Research

Weak Tie Relationships in High Density Residential Areas and the Types of Spaces Used to Maintain Them

Author or co-authors: Sian Thompson, Hazel Easthope, Gethin Davison

Published: proceeding of the State of Australian Cities Conference, Gold Coast, 9-11 December 2015

This paper has been peer reviewed

Keywords: Community, Liveability, Planning, Qualitative research/interviews,

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Summary:

The next few decades will see a significant increase in high density development in strategic centres in Australian cities, if current city plans are put into practice. The social consequences of this shift towards higher density are profound and will have a significant impact on Australian cities’ social sustainability. This research provides insights into how people use spaces socially in high density, and which kinds of spaces are likely to facilitate the maintenance of weak ties. These findings can inform the design and planning of socially sustainable high density areas.

Making a Rental Property Home

Author or co-authors: Hazel Easthope

Published: Housing Studies; v. 29; no. 5; pp. 279 - 296; 1466-1810 (ISSN)

This paper has been peer reviewed

Keywords: Equity, Policy, Rental housing,

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Summary:

English-language literature on the relationship between home and dwelling has largely focused on the benefits of homeownership and (to a lesser extent) social rental in facilitating ontological security. Less consideration has been given to the experiences of private tenants. This paper draws on findings of a study on security of occupancy to discuss private renters' ability to exercise control over their dwellings in Australia vs. Germany. It discusses the limitations of Australian legislation, within its policy, market and cultural context, in enabling private tenants to exercise control.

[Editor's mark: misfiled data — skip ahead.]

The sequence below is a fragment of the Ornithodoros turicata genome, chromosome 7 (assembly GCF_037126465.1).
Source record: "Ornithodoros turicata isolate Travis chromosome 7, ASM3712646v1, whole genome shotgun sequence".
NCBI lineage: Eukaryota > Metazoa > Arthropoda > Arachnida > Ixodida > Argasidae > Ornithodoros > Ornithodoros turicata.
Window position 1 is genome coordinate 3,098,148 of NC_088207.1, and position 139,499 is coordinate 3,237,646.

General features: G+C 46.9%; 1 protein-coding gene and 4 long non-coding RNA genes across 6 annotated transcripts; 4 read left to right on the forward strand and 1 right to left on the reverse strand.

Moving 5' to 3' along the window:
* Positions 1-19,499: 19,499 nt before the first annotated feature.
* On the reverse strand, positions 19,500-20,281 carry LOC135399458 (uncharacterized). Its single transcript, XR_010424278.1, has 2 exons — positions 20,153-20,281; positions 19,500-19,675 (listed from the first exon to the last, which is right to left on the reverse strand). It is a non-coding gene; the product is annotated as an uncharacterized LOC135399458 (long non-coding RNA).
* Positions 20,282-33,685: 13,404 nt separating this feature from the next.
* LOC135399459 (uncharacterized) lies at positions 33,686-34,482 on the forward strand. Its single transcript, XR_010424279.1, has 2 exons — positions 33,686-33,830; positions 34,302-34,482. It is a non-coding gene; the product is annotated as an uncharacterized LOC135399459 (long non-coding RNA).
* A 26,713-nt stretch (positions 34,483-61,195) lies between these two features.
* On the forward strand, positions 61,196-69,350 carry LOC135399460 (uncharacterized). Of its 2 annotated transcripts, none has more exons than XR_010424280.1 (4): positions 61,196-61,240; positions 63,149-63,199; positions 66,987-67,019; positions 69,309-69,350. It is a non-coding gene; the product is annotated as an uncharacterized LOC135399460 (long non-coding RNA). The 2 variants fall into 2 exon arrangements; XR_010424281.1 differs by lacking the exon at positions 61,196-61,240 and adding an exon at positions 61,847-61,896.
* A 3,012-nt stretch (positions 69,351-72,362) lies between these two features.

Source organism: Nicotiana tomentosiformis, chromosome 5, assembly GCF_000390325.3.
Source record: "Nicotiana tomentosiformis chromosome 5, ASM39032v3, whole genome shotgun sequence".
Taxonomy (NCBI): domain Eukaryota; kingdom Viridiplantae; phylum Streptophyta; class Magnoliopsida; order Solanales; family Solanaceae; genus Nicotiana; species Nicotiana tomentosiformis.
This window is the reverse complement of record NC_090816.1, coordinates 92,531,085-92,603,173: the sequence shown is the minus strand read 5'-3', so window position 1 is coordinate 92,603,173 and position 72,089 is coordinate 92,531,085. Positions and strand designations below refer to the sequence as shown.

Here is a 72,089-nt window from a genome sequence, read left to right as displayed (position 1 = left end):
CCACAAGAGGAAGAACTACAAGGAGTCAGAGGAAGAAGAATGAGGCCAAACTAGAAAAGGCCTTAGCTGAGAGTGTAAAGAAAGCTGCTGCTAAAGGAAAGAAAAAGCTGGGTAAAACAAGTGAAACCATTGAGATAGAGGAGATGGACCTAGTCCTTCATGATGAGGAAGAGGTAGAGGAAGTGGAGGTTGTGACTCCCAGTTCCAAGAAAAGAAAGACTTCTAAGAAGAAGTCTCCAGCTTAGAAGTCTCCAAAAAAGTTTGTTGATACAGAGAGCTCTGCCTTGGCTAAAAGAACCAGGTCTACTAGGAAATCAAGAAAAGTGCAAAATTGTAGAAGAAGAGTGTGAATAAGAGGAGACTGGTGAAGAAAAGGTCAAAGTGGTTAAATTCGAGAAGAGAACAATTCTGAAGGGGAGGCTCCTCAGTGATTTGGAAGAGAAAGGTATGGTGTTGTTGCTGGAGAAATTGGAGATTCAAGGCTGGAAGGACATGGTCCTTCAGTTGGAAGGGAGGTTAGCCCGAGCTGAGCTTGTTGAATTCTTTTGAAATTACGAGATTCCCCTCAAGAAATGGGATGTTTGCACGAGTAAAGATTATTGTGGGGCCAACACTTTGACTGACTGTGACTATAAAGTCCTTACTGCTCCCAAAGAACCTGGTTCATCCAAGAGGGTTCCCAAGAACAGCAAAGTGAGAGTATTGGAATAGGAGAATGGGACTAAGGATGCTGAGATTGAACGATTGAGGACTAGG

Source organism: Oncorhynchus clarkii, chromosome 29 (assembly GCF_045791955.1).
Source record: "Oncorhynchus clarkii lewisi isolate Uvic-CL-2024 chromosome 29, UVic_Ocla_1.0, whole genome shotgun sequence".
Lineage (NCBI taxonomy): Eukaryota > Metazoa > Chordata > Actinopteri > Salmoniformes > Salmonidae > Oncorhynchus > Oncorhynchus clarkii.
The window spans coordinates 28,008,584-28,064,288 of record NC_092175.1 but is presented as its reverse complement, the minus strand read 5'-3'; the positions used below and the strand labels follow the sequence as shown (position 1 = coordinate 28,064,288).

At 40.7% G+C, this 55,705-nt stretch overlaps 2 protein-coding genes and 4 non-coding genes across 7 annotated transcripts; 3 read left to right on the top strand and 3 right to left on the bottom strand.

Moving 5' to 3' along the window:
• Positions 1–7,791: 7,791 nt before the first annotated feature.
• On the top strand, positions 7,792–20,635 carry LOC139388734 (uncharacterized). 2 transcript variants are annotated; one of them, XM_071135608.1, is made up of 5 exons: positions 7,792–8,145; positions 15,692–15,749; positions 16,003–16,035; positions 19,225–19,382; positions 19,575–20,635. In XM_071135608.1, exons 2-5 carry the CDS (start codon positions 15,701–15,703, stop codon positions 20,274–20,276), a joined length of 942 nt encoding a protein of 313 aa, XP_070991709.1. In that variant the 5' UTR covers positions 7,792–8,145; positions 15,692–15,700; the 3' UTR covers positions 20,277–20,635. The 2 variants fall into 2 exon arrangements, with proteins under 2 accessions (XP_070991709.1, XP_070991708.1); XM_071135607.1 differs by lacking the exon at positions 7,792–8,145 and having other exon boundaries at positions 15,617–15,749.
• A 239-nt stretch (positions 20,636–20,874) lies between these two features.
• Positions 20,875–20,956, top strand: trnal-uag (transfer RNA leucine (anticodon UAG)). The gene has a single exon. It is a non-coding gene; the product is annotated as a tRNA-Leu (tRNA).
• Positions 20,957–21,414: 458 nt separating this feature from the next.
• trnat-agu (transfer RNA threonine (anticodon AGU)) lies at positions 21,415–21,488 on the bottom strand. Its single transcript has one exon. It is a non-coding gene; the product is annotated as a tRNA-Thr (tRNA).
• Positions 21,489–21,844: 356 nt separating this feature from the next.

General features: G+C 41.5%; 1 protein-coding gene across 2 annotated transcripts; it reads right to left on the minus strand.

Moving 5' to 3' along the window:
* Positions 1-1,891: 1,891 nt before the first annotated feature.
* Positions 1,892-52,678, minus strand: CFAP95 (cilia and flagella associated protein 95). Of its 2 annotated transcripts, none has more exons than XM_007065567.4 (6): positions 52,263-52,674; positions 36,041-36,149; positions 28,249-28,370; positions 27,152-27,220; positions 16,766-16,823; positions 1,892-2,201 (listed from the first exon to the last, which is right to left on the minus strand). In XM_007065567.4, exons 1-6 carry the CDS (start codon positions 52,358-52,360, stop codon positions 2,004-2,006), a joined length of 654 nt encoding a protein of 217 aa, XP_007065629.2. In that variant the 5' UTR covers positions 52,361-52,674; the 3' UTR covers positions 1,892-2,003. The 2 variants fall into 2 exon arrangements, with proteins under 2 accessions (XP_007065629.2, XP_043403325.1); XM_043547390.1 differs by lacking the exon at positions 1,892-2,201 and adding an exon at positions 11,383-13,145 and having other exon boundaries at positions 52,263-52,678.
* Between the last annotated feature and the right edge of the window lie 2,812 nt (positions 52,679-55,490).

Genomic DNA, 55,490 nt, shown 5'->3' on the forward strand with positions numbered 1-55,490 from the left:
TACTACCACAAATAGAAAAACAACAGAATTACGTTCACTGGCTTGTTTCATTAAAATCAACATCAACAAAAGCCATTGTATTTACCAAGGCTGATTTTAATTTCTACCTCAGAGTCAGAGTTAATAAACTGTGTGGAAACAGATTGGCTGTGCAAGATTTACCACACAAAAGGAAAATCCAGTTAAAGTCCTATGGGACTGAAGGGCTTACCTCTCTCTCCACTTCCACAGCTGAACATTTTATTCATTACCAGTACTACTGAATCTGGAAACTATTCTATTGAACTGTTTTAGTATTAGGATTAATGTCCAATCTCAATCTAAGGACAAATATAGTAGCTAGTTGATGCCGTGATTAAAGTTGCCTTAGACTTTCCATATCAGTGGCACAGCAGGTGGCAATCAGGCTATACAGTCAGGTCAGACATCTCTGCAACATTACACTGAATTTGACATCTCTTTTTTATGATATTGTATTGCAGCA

Gardens in the sky: Emotional experiences in the communal spaces at height in the Pinnacle@Duxton, Singapore

Author or co-authors: Philip Oldfield, Yuri Hadi, Tim Heath

This paper has been peer reviewed

Funders: Ministry of Higher Education, Malaysia.

Keywords: Architecture, Design, Environment, Governance, Psychology,

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Summary:

Highlights The experiences and emotions of skygarden users and stakeholders is explored. Management fear of anti-social behaviour increases at height. Stringent rules in the skygardens fuel a sense of frustration in the residents. A sense of contested ownership exists between residents and skygarden management. Skygardens provide an opportunity for escapism from dense vertical living.

Gatekeeping information in the multi-owned property environment: stymieing buyers’ rights to discover and decide

Author or co-authors: Nicole Johnston, Rebecca Leshinsky

Keywords: Governance, Home ownership, Information available to owners and residents, Law, Policy, Quantitative research/statistics,

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Summary:

The purpose of this paper is to examine the extent to which gatekeepers of information stymie due diligence investigations in the multi-owned property environment. The study reviewed and analysed the relevant state legislative provisions providing statutory protections for (pre)purchasers of lots within the multi-owned property context. Further, an exploratory survey questionnaire was distributed to owners corporation (OC) managers in Victoria to gain knowledge and a greater understanding of the extent to which OC managers are gatekeepers of information.

Stakeholder engagement in Kelvin Grove Urban Village

Author or co-authors: Mirko Guaralda, Lewis Atkinson, Kirralie Houghton, Glenda Amayo Caldwell, Severine Mayere, Tan Yigitcanlar, Richard Medland

Funders: Kelvin Grove Urban Village Principal Body Corporate

Keywords: Community, Information available to owners and residents, Liveability, Sociology,

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Summary:

The Kelvin Grove Principle Body Corporate has commissioned this Report. The objective is to gather a better understanding of the permanent and transient population of KGUV as well as to understand which communication strategies could work better to engage and interact with KGUV city dwellers. There is an additional research component of the project that investigates the lived and perceived space of KGUV and builds on previous research by Guaralda, Yigitcanlar, Caldwell and Houghton about knowledge communities, creative suburbs, placemaking and community engagement.